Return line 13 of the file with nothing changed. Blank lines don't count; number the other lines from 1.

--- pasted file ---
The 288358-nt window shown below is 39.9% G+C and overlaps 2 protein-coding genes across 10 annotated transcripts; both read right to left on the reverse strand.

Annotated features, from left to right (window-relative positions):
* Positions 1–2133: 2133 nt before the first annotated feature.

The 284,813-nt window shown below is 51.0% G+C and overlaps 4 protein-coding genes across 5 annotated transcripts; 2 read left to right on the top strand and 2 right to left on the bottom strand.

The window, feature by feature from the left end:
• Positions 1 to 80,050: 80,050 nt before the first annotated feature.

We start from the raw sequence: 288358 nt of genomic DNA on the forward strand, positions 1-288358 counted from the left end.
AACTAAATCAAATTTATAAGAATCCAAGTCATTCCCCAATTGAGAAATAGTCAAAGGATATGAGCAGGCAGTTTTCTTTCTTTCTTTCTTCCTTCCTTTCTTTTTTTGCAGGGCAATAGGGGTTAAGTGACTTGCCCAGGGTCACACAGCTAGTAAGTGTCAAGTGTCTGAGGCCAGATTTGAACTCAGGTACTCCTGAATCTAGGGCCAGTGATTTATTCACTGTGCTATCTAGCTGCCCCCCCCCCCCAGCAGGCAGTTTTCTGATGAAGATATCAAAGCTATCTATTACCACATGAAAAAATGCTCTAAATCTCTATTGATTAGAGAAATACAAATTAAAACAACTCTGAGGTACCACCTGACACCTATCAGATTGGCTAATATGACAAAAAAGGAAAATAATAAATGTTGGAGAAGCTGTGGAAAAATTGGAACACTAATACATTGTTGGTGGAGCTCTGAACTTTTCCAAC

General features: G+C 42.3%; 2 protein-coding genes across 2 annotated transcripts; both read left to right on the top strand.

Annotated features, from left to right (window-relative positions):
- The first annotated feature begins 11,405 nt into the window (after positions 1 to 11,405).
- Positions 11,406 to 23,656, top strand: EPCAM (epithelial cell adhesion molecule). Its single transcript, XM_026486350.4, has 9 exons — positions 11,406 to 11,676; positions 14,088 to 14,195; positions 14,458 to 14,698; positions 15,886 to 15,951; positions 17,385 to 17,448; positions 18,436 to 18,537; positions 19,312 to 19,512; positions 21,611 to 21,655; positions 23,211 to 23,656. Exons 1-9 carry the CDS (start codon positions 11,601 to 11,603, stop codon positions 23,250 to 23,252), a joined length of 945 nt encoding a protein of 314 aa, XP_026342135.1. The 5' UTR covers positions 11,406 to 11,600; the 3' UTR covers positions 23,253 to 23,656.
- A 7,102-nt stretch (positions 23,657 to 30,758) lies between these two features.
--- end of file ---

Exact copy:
- A 7,102-nt stretch (positions 23,657 to 30,758) lies between these two features.